Partner explains why Thurston is driven

Johnathan Thurston’s fiancee Samantha Lynch has revealed the intense motivation driving the North Queensland captain ahead of Sunday’s NRL grand final against Brisbane.

Thurston broke down in tears after receiving a record fourth Dally M medal on Monday night, surpassing eighth Immortal Andrew Johns’ three.

The 32-year-old wasn’t in Sydney for the gala awards night, but he still struggled to string together words when crediting his family for his success at a function at Townsville’s Jupiters Casino.

Lynch believed the barely contained emotion was also linked to the great halfback’s heightened appreciation of his standing in the game and also his desire to deliver a maiden premiership for the Cowboys and the North Queensland region.

“Apart from the birth of our two children (Frankie and Charlie), this is the most emotional I’ve seen him,” Lynch said.

Sunday’s all-Queensland decider against Brisbane shapes as Thurston’s best opportunity to add to his sole premiership win as a fringe player with Canterbury 11 years ago and he is keenly aware of what it would mean.

Asked how badly he wanted to lift the trophy, Lynch said: “More than I can explain in words.

“He would give up this and his other three Dally Ms to win this grand final on Sunday.

“He would trade them all to bring a premiership back to North Queensland.

“I really think he deserves it and I really hope they win.”

The pair have been together for almost a decade, but Lynch said she had never seen her partner so focused to deliver the North Queensland region their first premiership.

In the past three years, the Cowboys have been knocked out of the finals in heartbreaking and sometimes cruel circumstances.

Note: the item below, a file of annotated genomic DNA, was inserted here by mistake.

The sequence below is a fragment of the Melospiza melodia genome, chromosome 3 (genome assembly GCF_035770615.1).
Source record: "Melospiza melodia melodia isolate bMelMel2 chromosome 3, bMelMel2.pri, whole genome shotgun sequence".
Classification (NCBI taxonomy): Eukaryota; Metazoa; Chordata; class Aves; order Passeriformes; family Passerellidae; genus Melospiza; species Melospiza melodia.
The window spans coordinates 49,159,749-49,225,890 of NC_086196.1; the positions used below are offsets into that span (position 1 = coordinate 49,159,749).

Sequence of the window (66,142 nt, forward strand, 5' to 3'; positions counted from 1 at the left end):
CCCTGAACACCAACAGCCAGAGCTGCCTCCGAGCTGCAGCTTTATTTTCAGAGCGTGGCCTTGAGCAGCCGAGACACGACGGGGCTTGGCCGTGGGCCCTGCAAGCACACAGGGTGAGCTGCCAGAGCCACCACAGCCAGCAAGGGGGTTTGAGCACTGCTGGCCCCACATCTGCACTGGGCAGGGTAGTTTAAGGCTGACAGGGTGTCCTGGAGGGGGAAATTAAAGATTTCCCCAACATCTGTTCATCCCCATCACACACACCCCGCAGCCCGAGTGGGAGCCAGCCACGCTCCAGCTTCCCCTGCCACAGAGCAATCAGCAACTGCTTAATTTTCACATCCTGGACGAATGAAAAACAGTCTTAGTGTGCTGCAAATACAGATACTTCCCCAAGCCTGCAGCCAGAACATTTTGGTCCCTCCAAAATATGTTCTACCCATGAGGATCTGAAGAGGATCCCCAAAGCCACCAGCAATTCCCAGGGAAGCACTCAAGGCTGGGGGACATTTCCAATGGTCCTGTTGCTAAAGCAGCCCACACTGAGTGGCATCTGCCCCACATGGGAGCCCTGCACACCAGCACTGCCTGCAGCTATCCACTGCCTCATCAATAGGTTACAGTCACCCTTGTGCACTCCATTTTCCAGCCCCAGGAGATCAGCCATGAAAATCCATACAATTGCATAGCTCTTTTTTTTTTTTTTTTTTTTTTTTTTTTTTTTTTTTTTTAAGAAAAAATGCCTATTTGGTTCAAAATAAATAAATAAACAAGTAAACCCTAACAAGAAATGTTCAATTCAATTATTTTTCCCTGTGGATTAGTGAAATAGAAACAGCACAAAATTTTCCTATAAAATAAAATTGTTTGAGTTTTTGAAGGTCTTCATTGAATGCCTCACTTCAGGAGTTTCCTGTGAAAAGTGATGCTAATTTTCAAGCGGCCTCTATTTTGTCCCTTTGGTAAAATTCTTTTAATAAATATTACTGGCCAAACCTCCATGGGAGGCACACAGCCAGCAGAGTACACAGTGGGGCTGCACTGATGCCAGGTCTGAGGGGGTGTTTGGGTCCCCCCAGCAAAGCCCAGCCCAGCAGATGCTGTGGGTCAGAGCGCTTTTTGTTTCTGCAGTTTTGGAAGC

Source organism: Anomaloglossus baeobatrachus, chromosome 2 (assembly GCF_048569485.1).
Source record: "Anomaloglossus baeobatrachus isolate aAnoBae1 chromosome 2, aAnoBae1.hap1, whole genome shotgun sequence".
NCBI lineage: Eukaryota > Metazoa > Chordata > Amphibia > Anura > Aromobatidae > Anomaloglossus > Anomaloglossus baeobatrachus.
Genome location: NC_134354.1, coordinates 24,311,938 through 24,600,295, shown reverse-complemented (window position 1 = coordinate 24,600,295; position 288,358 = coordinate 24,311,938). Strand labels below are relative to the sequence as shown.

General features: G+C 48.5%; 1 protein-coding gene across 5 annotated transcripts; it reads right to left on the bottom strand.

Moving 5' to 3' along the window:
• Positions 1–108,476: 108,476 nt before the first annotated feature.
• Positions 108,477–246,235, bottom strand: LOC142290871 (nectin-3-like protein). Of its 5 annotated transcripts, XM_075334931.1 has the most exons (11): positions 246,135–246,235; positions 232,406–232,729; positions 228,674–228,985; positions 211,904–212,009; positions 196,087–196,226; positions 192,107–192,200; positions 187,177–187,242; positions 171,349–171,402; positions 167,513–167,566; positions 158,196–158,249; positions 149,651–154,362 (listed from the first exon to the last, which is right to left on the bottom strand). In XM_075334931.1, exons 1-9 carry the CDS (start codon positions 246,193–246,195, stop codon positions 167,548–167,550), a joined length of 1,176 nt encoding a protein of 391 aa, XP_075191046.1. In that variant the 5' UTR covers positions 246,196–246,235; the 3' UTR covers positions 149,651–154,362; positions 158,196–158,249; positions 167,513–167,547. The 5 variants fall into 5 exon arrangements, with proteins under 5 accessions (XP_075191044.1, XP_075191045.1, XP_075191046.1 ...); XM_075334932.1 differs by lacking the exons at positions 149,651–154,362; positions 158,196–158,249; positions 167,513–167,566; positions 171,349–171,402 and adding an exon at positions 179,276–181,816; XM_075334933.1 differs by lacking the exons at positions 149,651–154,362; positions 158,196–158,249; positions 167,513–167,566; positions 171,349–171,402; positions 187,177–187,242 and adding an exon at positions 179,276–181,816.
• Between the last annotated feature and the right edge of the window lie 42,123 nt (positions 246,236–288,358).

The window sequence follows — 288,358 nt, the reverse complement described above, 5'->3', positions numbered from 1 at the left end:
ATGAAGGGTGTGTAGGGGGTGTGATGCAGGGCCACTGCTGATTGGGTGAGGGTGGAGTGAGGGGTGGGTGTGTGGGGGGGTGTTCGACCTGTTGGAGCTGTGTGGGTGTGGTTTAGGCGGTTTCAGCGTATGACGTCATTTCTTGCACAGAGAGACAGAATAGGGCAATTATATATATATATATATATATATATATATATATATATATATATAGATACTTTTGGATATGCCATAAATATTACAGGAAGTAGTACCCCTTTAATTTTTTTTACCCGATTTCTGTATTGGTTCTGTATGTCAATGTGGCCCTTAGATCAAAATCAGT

In 2012, it was Manly’s `Hand of Foran’ in a semi-final.

In 2013, it was Cronulla’s seven-tackle try in an elimination final.

And last year, Thurston was denied a match-winning try against the Roosters in the final minute of their semi-final by the video referee.

“The last couple of years though have been the most intense I’ve seen him in the eight or nine years we’ve been together,” Lynch said.

“He’s matured and the last couple of years I’ve seen him not only become the player he is, but off the field he realises the impact he has on the fans, on the game, and the legacy he’s going to leave.”

Thurston will be a certain starter on Sunday despite copping a cork to the calf to add to his persistent groin injury.

“The last couple of weeks have been bad. When he got back this time (from Melbourne) he could hardly sit down without being in agony,” Lynch said.

“I just told him `80 more minutes and your body can have a rest’.

“He knows as well as anyone that he’s getting to the end of his career. He just desperately wants a premiership.”

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